Two Yutes

There is an incredibly funny scene in My Cousin Vinny involving two yutes.

Well, funny to me as I have friends in NYC and in the South (natch) so I run into accent and grammar questions constantly. Like, a lot.

Anyway, I was reminded of the disconnect in Yutes last week after talking to two different recruiters. Like you perhaps I am always willing to listen to a call, and even if the role is not a fit for me, I can often refer candidates.

Lesson 1: if you can refer quality candidates do so. That is how commerce and karma works

In both cases the role utlimately proved too low level for me but I want to contrast the differences.

Recruiter number one reached out to me via phone, which isn’t hard to do since I have my number plastered everywhere.

Lesson 2: make it easy for recruiters to find you if you are interested in new opportunities

She reached me, set a time for a call, and, when we spoke more in depth she did a fine job of describing the need and the opportunity and clearly painted the demands and upside of the role. Here’s what she did:

  • Controlled the screening call not letting me wander away from point
  • Clarified any of my answers that weren’t settled for her
  • Ensured I understood the reporting relationships
  • Tested my existing knowledge of the firm
  • Carefully walked through my last several positions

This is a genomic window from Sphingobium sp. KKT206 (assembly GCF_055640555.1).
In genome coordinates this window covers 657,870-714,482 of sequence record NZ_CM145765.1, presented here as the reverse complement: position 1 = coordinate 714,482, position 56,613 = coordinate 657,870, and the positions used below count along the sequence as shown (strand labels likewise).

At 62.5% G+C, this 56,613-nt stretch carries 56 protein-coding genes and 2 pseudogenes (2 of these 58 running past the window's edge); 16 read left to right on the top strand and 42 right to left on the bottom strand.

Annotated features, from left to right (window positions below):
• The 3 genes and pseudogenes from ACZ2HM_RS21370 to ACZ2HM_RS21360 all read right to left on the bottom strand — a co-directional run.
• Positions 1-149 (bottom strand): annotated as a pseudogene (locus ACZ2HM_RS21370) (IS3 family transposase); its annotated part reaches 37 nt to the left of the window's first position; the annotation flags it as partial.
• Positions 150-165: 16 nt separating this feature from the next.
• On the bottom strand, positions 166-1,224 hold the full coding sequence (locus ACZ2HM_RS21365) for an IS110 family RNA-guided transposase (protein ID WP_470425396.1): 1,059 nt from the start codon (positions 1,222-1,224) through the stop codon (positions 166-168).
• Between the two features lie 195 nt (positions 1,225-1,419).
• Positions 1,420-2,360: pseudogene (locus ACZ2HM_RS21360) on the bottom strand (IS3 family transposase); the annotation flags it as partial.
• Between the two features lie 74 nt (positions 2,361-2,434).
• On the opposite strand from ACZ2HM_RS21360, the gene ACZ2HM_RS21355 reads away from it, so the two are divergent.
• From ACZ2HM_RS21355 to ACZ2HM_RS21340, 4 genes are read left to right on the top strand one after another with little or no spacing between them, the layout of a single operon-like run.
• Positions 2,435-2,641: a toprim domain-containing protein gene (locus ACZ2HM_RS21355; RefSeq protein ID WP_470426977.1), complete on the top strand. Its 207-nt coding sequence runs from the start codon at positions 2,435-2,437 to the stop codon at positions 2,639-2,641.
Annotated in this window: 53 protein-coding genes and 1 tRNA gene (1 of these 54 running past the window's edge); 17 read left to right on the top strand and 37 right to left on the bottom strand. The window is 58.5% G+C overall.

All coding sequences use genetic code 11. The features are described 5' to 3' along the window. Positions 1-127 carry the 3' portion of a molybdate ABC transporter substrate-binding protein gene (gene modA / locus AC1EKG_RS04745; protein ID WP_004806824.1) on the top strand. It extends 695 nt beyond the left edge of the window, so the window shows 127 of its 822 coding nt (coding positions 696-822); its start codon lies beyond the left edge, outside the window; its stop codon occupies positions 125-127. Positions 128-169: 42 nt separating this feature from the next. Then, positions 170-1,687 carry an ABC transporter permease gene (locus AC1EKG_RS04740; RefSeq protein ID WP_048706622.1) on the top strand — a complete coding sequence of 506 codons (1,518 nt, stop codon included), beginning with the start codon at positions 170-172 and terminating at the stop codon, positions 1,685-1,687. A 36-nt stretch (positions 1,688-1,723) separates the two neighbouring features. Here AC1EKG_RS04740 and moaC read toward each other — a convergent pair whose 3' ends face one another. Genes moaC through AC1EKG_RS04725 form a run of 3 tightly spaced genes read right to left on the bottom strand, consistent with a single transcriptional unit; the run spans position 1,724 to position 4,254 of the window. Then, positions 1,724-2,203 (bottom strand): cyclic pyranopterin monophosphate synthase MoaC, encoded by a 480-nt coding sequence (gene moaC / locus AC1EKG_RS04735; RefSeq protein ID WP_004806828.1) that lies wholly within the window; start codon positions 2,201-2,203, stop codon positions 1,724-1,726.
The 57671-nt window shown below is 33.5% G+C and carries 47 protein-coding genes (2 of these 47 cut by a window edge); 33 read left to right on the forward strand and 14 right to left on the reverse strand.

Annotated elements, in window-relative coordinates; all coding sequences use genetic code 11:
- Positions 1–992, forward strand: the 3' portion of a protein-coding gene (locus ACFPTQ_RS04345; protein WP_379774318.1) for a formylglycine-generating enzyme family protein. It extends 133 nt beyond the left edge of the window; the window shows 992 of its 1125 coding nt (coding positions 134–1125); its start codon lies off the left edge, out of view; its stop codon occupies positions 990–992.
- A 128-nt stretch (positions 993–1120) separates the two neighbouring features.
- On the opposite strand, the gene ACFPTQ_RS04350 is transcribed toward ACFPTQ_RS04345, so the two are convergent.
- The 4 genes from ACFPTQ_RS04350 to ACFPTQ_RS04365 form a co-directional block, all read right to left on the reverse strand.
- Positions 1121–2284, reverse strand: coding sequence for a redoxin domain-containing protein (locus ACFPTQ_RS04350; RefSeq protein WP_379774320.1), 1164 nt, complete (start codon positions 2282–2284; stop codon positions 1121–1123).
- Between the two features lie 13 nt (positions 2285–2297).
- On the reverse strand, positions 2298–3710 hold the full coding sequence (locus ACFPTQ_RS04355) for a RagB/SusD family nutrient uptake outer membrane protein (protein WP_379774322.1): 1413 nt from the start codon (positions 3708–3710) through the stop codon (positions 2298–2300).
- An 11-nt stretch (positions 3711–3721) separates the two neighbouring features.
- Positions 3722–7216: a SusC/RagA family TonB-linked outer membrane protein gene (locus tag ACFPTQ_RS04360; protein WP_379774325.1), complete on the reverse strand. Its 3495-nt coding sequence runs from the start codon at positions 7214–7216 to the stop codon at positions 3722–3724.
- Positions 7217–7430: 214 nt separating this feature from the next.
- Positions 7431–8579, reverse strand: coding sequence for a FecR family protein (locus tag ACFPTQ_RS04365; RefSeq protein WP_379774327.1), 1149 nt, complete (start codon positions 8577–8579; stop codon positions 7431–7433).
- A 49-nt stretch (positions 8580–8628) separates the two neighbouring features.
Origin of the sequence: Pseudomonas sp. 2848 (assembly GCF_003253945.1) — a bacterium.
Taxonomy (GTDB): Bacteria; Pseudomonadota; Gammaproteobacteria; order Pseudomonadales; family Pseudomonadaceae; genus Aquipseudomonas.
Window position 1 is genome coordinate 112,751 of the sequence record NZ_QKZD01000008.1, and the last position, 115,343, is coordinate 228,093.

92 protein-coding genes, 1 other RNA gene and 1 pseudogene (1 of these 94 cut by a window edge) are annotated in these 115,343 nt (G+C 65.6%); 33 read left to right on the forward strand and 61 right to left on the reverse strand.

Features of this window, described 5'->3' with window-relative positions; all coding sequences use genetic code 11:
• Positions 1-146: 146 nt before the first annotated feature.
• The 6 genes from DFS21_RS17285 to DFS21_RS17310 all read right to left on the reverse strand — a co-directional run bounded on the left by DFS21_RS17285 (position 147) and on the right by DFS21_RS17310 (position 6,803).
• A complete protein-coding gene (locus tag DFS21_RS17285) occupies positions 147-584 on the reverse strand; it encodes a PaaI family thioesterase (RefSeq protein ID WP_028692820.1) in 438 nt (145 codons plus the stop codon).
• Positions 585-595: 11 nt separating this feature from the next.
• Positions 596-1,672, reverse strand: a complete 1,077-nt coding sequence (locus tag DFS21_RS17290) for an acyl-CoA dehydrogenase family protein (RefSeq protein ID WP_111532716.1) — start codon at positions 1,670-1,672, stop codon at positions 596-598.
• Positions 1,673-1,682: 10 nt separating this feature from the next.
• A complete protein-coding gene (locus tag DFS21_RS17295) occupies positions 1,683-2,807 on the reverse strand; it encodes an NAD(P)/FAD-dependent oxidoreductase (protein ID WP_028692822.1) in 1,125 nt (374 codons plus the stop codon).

• Talked general salary ranges and bonus plans
  • Set up a time for a follow-up clearly managing my expectations

Now, in the end, I had to opt out but over a number of phone calls and emails I felt like I was working with a professional. I was happy to refer her to other candidates, and yes, we’re connected on LinkedIn. This is, frankly, how it’s done.

Lesson 3: when working with a recruiter be professional. You never know who knows whom

On to our second case, keeping in mind it was the same week.

I got an email (again, easy to find – I want to make the recruiter’s job easier) asking if I could speak about a role. Sure, I replied, and gave some times.

The recruiter missed the first window, left me a voicemail at a time I wasn’t available, and made me call him back.

Lesson 4: try to reach out when you’ve agreed to – it makes candidates wonder how competent you are if you don’t

Ultimately he was able to reach me at a mutually agreed-upon time. Here was his process:

  • I have a role you night be good for; tell me about yourself (uh, you have my resume – can you read?)
  • What comp do you need? (Wouldn’t you like to sell me on the role/opportunity first?)
  • We can’t afford that (no shit – you’re offering pennies but want dollars – it don’t work that way)
  • Bye

See the difference? No relationship, no bonding and no referrals. By the way – I actually know thousands of people – I have been doing this a long time and can get you a referral. But recruiter number 2 was so busy trying to find cheap talent he never asked.

It’s worth noting that the first recruiter is in-house (works for the company) while the second is an agency recruiter. Is that why they had different styles? I don’t know.

What I do know is I now have another contact that I have some professional respect for and as our careers twist and turn I’ll certainly help her in any way if I’m able. Recruiter 2? Already forgotten his name.

You get to recruit and be courted any way you want.

Just remember the two Yutes ain’t always the same.


One thought on “Two Yutes

  1. Pingback: January at a Glance | ChristopherinHR

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